As back to school approaches, teachers are looking forward to the opportunity to meet their students and establish a positive classroom community. Participating in icebreakers is an excellent way to initiate this process. Engaging in these activities not only helps students connect with each other but also fosters a constructive and welcoming learning environment?
The beginning of a new term brings plenty of new faces into the classroom. Building connections and initiating new conversations can enhance the learning experience throughout the year, regardless of whether it is a secondary, vocational, or higher education class. Icebreakers are an excellent way to help students get familiar with one another. They can foster collaboration and promote the development of a powerful community.
This article will provide educators with a variety of icebreaker ideas to make the back to school experience enjoyable.
Activities for Primary and Seconday School students
This presents a great opportunity for students to connect and improve their ability to recall names.
• Ask each student to introduce themselves by stating their name and sharing something unique or special about themselves.
• Ask the next student to repeat the names and distinctive features of all the previous students before introducing themselves.
Find Someone Who
• Prepare a list of interesting facts about your students.
• Have them move around the room to find classmates who match each item on the list. For instance, “Locate an individual who engages in a physical activity” or “Discover a person who has siblings.”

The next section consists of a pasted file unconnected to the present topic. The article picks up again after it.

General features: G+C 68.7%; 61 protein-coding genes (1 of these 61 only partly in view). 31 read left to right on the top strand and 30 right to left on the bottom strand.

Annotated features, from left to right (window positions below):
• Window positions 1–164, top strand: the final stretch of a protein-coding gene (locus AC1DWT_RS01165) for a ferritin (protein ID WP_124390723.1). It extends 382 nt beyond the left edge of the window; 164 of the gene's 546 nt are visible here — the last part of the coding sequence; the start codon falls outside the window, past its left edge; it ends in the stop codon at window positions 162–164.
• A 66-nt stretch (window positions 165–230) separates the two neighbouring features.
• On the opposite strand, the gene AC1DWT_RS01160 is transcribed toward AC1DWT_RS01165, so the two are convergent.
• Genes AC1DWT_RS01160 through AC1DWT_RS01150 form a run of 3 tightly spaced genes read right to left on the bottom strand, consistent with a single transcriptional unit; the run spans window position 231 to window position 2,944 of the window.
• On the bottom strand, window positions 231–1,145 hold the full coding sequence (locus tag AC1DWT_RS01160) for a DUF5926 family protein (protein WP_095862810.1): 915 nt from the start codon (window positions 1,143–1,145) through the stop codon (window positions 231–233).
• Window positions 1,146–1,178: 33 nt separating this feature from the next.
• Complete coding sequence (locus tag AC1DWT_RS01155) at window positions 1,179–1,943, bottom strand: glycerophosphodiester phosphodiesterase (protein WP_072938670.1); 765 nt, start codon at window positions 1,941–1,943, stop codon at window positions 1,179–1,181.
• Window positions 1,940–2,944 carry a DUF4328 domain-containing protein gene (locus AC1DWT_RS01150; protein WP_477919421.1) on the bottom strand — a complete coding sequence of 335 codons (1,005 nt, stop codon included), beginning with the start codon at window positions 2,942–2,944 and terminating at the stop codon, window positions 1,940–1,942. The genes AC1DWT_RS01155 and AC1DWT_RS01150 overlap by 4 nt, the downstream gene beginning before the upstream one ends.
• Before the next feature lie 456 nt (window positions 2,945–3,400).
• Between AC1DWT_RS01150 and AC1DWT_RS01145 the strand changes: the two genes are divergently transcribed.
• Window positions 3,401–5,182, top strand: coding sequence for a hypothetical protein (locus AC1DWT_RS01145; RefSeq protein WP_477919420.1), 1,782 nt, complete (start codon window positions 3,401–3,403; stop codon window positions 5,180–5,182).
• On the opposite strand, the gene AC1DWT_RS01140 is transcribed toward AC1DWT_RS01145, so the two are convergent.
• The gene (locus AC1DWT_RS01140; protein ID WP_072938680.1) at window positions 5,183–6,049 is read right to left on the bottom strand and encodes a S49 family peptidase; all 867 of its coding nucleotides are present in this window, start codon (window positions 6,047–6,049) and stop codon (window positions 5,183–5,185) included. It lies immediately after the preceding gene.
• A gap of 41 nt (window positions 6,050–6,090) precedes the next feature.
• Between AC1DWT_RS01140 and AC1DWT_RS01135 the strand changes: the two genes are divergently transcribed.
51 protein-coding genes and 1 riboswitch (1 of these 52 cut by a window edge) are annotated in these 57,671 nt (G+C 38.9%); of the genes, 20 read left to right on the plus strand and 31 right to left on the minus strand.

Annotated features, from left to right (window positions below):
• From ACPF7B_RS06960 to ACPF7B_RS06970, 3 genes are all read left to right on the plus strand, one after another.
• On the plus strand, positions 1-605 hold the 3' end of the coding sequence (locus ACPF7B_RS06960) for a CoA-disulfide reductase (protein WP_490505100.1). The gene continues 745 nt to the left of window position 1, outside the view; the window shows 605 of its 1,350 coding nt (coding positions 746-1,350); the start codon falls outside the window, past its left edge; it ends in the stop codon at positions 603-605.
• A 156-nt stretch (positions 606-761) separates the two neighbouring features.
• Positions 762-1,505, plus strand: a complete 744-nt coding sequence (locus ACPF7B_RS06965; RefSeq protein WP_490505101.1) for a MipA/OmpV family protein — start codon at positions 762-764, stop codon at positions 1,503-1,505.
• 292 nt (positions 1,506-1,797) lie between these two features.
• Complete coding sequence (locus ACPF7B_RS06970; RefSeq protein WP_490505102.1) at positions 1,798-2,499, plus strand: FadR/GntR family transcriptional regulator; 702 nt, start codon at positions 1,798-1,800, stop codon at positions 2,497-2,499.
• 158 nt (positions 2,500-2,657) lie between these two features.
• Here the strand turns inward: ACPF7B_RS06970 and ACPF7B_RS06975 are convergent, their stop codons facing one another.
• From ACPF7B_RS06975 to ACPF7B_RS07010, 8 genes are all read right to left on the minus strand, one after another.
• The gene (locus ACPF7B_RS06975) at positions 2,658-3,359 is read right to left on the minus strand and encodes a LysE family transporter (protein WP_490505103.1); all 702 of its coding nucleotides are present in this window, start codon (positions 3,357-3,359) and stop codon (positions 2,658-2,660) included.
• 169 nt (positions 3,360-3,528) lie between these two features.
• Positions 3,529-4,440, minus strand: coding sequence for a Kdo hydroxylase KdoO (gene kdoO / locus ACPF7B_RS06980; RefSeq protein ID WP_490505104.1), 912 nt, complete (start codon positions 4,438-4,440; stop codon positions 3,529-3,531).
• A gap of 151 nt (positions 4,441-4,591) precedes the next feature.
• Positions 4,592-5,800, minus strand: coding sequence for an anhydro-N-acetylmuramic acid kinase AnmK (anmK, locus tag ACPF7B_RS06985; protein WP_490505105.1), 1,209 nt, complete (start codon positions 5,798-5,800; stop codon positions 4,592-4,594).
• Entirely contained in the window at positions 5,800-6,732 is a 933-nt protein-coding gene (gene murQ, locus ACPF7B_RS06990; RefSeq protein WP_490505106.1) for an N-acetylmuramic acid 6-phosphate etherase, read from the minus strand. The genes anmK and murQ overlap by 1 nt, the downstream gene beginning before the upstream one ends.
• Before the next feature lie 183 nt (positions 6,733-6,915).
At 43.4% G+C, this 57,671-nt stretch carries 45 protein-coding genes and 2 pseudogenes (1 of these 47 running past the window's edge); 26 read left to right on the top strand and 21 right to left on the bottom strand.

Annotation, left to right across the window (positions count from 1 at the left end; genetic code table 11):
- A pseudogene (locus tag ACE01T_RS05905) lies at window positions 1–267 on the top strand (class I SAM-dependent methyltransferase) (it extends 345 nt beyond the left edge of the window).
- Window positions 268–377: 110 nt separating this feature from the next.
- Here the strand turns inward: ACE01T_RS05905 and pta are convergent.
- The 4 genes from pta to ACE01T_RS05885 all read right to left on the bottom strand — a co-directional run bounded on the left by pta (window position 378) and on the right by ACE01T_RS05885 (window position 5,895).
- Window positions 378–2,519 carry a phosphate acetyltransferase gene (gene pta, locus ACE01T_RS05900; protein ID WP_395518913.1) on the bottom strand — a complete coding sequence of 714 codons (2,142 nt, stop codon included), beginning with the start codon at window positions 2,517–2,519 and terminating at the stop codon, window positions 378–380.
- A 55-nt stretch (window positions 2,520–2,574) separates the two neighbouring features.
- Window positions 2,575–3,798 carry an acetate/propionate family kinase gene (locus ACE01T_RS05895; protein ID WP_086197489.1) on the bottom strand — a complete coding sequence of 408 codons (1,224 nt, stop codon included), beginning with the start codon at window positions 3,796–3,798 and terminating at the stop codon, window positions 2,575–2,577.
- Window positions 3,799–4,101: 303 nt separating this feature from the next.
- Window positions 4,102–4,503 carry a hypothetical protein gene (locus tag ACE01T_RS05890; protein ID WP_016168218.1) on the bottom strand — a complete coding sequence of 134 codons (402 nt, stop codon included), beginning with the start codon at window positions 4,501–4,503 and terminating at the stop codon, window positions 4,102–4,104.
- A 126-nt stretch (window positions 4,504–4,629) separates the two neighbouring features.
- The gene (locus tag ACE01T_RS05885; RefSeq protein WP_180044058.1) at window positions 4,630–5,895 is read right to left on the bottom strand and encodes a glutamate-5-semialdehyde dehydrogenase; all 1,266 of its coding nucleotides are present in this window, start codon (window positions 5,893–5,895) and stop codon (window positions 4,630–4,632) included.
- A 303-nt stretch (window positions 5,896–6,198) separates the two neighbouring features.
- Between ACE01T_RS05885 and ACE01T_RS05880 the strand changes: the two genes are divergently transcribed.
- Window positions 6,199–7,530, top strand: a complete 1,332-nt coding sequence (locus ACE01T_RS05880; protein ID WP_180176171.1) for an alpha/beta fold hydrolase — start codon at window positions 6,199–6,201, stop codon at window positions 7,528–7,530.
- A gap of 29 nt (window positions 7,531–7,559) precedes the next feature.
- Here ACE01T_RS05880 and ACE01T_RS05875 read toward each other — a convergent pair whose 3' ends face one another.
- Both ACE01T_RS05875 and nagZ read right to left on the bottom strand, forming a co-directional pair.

Two Truths and a Lie
This game is an excellent tool for students to develop critical thinking skills and build relationships with one another.
• Ask each student to share three facts about themselves, two of which are true and one that is false.
• The other members of the class are required to determine which statement is false.
This activity fosters teamwork and problem-solving skills while also providing an enjoyable means of bringing students together.
• Instruct the students to form a circle and hold hands with the person standing across from them.
• The students must work together to form a circle while still holding onto each other and without getting tangled.
This activity encourages students to be active, collaborate with one another, and become acquainted with their surroundings. Design a scavenger hunt that takes place in the classroom or school, where students must solve clues to progress.